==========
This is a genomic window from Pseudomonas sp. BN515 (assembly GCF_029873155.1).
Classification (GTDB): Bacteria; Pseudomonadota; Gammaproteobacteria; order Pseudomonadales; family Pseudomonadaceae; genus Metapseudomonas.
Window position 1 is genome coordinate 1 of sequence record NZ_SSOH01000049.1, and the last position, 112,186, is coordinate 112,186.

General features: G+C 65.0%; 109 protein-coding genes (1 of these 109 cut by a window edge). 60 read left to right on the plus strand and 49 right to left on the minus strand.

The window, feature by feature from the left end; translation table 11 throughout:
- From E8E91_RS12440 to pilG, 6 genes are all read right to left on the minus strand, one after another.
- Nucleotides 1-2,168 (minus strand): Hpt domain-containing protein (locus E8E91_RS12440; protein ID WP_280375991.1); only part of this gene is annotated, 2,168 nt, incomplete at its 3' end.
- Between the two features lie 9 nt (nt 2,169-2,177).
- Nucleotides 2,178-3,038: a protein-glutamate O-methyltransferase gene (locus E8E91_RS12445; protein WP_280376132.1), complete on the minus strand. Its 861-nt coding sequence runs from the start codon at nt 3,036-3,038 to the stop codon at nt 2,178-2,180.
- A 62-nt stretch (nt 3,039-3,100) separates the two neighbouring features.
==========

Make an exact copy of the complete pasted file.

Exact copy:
This is a genomic window from Pseudomonas sp. BN515 (assembly GCF_029873155.1).
Classification (GTDB): Bacteria; Pseudomonadota; Gammaproteobacteria; order Pseudomonadales; family Pseudomonadaceae; genus Metapseudomonas.
Window position 1 is genome coordinate 1 of sequence record NZ_SSOH01000049.1, and the last position, 112,186, is coordinate 112,186.

General features: G+C 65.0%; 109 protein-coding genes (1 of these 109 cut by a window edge). 60 read left to right on the plus strand and 49 right to left on the minus strand.

The window, feature by feature from the left end; translation table 11 throughout:
- From E8E91_RS12440 to pilG, 6 genes are all read right to left on the minus strand, one after another.
- Nucleotides 1-2,168 (minus strand): Hpt domain-containing protein (locus E8E91_RS12440; protein ID WP_280375991.1); only part of this gene is annotated, 2,168 nt, incomplete at its 3' end.
- Between the two features lie 9 nt (nt 2,169-2,177).
- Nucleotides 2,178-3,038: a protein-glutamate O-methyltransferase gene (locus E8E91_RS12445; protein WP_280376132.1), complete on the minus strand. Its 861-nt coding sequence runs from the start codon at nt 3,036-3,038 to the stop codon at nt 2,178-2,180.
- A 62-nt stretch (nt 3,039-3,100) separates the two neighbouring features.